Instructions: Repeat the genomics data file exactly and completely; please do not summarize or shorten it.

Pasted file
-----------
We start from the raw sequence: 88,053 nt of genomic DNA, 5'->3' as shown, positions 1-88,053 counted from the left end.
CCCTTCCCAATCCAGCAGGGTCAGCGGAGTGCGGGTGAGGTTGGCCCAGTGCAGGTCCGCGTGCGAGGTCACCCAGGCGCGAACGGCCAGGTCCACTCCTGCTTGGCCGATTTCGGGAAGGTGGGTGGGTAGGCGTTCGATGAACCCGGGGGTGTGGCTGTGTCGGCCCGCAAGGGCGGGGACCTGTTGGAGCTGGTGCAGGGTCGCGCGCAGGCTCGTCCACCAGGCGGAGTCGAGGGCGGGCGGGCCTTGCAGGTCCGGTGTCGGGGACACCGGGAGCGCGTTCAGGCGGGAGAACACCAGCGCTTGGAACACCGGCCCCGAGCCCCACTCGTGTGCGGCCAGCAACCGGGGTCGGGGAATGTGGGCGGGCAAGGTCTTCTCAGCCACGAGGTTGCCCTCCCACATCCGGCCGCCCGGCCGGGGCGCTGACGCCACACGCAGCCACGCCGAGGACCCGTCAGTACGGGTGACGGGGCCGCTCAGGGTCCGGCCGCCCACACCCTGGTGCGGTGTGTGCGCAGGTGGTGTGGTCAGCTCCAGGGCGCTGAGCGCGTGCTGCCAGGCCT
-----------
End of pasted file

We start from the raw sequence: 88,053 nt of genomic DNA, 5'->3' as shown, positions 1-88,053 counted from the left end.
CCCTTCCCAATCCAGCAGGGTCAGCGGAGTGCGGGTGAGGTTGGCCCAGTGCAGGTCCGCGTGCGAGGTCACCCAGGCGCGAACGGCCAGGTCCACTCCTGCTTGGCCGATTTCGGGAAGGTGGGTGGGTAGGCGTTCGATGAACCCGGGGGTGTGGCTGTGTCGGCCCGCAAGGGCGGGGACCTGTTGGAGCTGGTGCAGGGTCGCGCGCAGGCTCGTCCACCAGGCGGAGTCGAGGGCGGGCGGGCCTTGCAGGTCCGGTGTCGGGGACACCGGGAGCGCGTTCAGGCGGGAGAACACCAGCGCTTGGAACACCGGCCCCGAGCCCCACTCGTGTGCGGCCAGCAACCGGGGTCGGGGAATGTGGGCGGGCAAGGTCTTCTCAGCCACGAGGTTGCCCTCCCACATCCGGCCGCCCGGCCGGGGCGCTGACGCCACACGCAGCCACGCCGAGGACCCGTCAGTACGGGTGACGGGGCCGCTCAGGGTCCGGCCGCCCACACCCTGGTGCGGTGTGTGCGCAGGTGGTGTGGTCAGCTCCAGGGCGCTGAGCGCGTGCTGCCAGGCCT